Research believes his former high school caused him to be diagnosed with acoustic neuroma.
New Jersey scientist Al Lupiano has found more than 100 cases of brain tumors in individuals attending one high school over three decades, deeming the findings at Colonia High School in Woodbridge, New Jersey, to be a “cancer cluster.” However, those closest to the matter have said that in order for the data to be referred to as a cluster, the exact cause would have to be determined and found to be consistent in all cases. This can often be difficult.
Lupiano graduated from Colonia High School in 1989, ten years prior to being diagnosed with an acoustic neuroma. In 2021, his wife was also diagnosed with an acoustic neuroma, the same day his sister was diagnosed with glioblastoma multiforme. Both, too, attended the same school.
Lupiano’s sister, suffering from a more aggressive form of cancer, passed away in February 2022, at which time Lupiano became determined to take a deeper look at whether his family’s cancer cases might correlate with something they were exposed to at school. Reaching out to former students on social media, more than 100 came forward along with some Colonia teachers. They told their stories about being diagnosed with brain tumors, and in half of these cases, the tumors were cancerous.
Michael Gochfeld, MD, PhD, a professor emeritus at Rutgers University’s Environmental and Occupational Health Sciences Institute, said, “In a typical cluster, experts are generally looking for the same type of cancer. While the Colonia cases can broadly be described as brain tumors, they do involve different types of cancer.” He added, “They’ll look at the number of cases, compared to the number expected. If there’s a real excess, then it begins to look like a real cluster in time and in space. If there’s not an excess, then it’s a pseudo cluster or a putative cluster, but it doesn’t meet the statistical requirements of a cluster.”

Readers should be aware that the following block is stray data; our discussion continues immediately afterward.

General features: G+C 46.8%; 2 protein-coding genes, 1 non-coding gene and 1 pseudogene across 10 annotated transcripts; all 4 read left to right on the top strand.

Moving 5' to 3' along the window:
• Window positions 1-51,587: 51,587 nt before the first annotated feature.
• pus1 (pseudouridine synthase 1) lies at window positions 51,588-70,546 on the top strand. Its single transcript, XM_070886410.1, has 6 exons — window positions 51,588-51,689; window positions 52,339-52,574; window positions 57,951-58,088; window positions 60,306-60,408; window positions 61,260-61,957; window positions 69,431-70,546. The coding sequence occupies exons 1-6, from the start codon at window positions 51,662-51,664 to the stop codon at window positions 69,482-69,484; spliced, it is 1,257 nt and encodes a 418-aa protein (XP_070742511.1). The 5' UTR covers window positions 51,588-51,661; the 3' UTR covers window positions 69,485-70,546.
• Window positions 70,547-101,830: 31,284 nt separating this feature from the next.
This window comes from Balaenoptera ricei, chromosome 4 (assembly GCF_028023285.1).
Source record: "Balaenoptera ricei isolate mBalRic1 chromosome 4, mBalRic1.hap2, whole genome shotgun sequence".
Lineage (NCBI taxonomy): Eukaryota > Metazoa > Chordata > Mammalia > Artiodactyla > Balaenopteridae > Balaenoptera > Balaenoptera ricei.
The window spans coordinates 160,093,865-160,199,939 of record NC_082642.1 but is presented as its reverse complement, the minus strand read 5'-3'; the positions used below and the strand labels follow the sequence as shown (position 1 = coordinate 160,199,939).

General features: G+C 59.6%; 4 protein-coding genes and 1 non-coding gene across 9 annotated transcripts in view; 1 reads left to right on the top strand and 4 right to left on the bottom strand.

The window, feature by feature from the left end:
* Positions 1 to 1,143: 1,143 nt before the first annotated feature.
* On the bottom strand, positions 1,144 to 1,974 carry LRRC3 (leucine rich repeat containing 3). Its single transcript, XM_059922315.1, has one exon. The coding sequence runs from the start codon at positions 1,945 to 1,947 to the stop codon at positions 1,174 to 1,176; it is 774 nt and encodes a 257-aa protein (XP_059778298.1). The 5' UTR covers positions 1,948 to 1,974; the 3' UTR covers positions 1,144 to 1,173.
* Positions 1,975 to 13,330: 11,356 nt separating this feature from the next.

Gochfeld referred to another case in Rutherford, New Jersey in which a vast number of children developed leukemia merely by chance. He said, “[Experts] went through very detailed questionnaires, including about their homes, their families, their upbringing, what they did in school when they were in school, and they could not find something the leukemia cases had in common that the [controls] didn’t. So, there is an example of a true cluster, as it met the statistical criteria for being a cluster, but nonetheless, they couldn’t find the cause. Which was certainly disappointing.”
Yet, Gochfeld added, in Toms River Township, New Jersey, investigators did find that “maternal exposure to a contaminated drinking water source was the likely culprit in a childhood leukemia cluster in that town.”
Lupiano believes the Colonia cases may have developed due to the Middlesex Sampling Plant, which served as a processing plant for uranium ore from the ‘40s to ‘60s. In 1967, the plant was renovated and Lupiano thinks that sediment could have been hauled to where the high school would later operate. After this time, an environmental engineering company began issuing radiation surveys at Colonia High School, and both the New Jersey Department of Health and the New Jersey Department of Environmental Protection said in a joint statement that they “are working with Woodbridge officials as well as CDC’s Agency for Toxic Substances and Disease Registry to provide an assessment of the potential health effects.”